Castro denounces US 'confrontation' as Cuba marks revolution
Former Cuban President Raul Castro has accused the US of returning to its policy of confrontation.
Mr Castro, who is still head of Cuba's ruling Communist Party, was speaking on the 60th anniversary of the revolution led by his brother, Fidel.
He urged Cubans to prepare for all scenarios to defend their independence and said the revolution "had not aged".
The Castro brothers, first Fidel and then Raul, ruled the country between 1959 and 2018.
Raul Castro handed over the Cuban presidency to Miguel Diaz-Canel early last year.
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Relations between Cuba and the US thawed under the Obama administration but President Donald Trump has taken a harder line.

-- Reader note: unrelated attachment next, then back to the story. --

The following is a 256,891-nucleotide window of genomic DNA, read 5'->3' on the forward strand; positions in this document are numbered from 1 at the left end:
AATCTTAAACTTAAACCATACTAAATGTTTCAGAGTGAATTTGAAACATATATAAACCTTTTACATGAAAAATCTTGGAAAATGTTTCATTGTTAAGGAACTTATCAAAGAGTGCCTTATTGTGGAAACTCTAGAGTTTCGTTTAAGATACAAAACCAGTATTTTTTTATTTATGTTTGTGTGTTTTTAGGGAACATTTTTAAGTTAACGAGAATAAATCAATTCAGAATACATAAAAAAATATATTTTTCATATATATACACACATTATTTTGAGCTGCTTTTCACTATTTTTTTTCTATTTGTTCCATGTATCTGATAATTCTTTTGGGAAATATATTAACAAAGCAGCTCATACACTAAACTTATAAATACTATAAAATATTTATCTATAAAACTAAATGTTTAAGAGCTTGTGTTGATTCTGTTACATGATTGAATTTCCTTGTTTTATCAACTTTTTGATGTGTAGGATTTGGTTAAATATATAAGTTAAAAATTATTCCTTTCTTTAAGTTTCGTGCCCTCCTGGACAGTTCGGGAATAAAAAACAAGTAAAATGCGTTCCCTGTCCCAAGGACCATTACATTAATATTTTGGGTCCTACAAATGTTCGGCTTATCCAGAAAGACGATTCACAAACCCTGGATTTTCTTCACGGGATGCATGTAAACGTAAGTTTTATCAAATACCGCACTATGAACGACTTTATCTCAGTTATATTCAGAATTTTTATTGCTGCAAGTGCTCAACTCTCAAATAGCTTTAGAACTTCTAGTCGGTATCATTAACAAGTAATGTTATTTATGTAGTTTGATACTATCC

In 2017, Mr Trump reimposed certain travel and trade restrictions eased by the previous US government.
"Once again, the US government seems to be on the road to confronting Cuba and presenting our peaceful and inclusive country as a threat to the region," Mr Castro, dressed in his military uniform, said in a ceremony held near Fidel's tomb.
"Once again, they want to make Cuba guilty of all the evils of the region."
Mr Castro accused "the far right" in Florida – where many Cuban exiles live – of having "confiscated US policy towards Cuba".
"I reiterate our willingness to coexist in a civilised way despite our differences, in a relationship of peace, respect and mutual benefit with the United States."
Mr Castro said new generations of Cubans had "assumed the mission of constructing socialism", adding that "the revolution hasn't aged".
But BBC Central America correspondent Will Grant says Mr Diaz-Canel faces a huge battle in satisfying the demands of today's young Cubans.
A referendum on a new draft constitution will be held in February but many are growing impatient for greater social freedoms and increased economic opportunities, our correspondent says.
Government supporters insist the new constitution will reflect a changing Cuba but critics say it will simply concentrate power in the Communist Party's hands.